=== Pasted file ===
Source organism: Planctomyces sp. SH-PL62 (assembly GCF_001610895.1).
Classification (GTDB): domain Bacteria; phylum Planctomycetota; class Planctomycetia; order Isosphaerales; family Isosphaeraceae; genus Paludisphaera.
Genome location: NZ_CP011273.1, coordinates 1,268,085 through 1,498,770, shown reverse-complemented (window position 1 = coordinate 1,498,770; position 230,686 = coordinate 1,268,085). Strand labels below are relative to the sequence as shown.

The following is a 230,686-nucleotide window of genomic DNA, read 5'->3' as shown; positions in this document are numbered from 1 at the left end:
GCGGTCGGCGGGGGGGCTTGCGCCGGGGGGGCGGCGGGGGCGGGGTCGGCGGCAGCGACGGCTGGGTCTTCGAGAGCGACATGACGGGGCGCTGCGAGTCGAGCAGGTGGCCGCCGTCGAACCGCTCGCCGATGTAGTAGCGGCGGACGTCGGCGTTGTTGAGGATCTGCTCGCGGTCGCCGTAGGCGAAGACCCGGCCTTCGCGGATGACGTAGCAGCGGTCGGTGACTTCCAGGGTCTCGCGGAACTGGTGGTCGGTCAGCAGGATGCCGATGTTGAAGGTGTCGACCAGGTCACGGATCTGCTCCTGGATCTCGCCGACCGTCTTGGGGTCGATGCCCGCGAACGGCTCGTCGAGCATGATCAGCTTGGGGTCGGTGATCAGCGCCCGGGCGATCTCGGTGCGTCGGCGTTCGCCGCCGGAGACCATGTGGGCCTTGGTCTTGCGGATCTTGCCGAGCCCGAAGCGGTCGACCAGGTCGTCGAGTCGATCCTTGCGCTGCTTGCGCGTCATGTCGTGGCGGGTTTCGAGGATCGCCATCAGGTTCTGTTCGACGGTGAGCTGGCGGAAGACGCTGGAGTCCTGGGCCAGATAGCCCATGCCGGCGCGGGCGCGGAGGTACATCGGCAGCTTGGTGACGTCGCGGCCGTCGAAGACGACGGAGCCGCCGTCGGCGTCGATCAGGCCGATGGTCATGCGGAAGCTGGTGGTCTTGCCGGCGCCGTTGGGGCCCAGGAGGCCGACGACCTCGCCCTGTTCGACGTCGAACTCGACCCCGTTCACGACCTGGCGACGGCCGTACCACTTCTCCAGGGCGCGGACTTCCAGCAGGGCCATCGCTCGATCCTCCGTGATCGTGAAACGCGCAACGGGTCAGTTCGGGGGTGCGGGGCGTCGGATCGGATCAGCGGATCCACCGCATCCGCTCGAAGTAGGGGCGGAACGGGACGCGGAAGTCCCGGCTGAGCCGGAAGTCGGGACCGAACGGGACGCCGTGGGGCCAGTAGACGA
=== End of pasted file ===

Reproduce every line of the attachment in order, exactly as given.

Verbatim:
Source organism: Planctomyces sp. SH-PL62 (assembly GCF_001610895.1).
Classification (GTDB): domain Bacteria; phylum Planctomycetota; class Planctomycetia; order Isosphaerales; family Isosphaeraceae; genus Paludisphaera.
Genome location: NZ_CP011273.1, coordinates 1,268,085 through 1,498,770, shown reverse-complemented (window position 1 = coordinate 1,498,770; position 230,686 = coordinate 1,268,085). Strand labels below are relative to the sequence as shown.

The following is a 230,686-nucleotide window of genomic DNA, read 5'->3' as shown; positions in this document are numbered from 1 at the left end:
GCGGTCGGCGGGGGGGCTTGCGCCGGGGGGGCGGCGGGGGCGGGGTCGGCGGCAGCGACGGCTGGGTCTTCGAGAGCGACATGACGGGGCGCTGCGAGTCGAGCAGGTGGCCGCCGTCGAACCGCTCGCCGATGTAGTAGCGGCGGACGTCGGCGTTGTTGAGGATCTGCTCGCGGTCGCCGTAGGCGAAGACCCGGCCTTCGCGGATGACGTAGCAGCGGTCGGTGACTTCCAGGGTCTCGCGGAACTGGTGGTCGGTCAGCAGGATGCCGATGTTGAAGGTGTCGACCAGGTCACGGATCTGCTCCTGGATCTCGCCGACCGTCTTGGGGTCGATGCCCGCGAACGGCTCGTCGAGCATGATCAGCTTGGGGTCGGTGATCAGCGCCCGGGCGATCTCGGTGCGTCGGCGTTCGCCGCCGGAGACCATGTGGGCCTTGGTCTTGCGGATCTTGCCGAGCCCGAAGCGGTCGACCAGGTCGTCGAGTCGATCCTTGCGCTGCTTGCGCGTCATGTCGTGGCGGGTTTCGAGGATCGCCATCAGGTTCTGTTCGACGGTGAGCTGGCGGAAGACGCTGGAGTCCTGGGCCAGATAGCCCATGCCGGCGCGGGCGCGGAGGTACATCGGCAGCTTGGTGACGTCGCGGCCGTCGAAGACGACGGAGCCGCCGTCGGCGTCGATCAGGCCGATGGTCATGCGGAAGCTGGTGGTCTTGCCGGCGCCGTTGGGGCCCAGGAGGCCGACGACCTCGCCCTGTTCGACGTCGAACTCGACCCCGTTCACGACCTGGCGACGGCCGTACCACTTCTCCAGGGCGCGGACTTCCAGCAGGGCCATCGCTCGATCCTCCGTGATCGTGAAACGCGCAACGGGTCAGTTCGGGGGTGCGGGGCGTCGGATCGGATCAGCGGATCCACCGCATCCGCTCGAAGTAGGGGCGGAACGGGACGCGGAAGTCCCGGCTGAGCCGGAAGTCGGGACCGAACGGGACGCCGTGGGGCCAGTAGACGA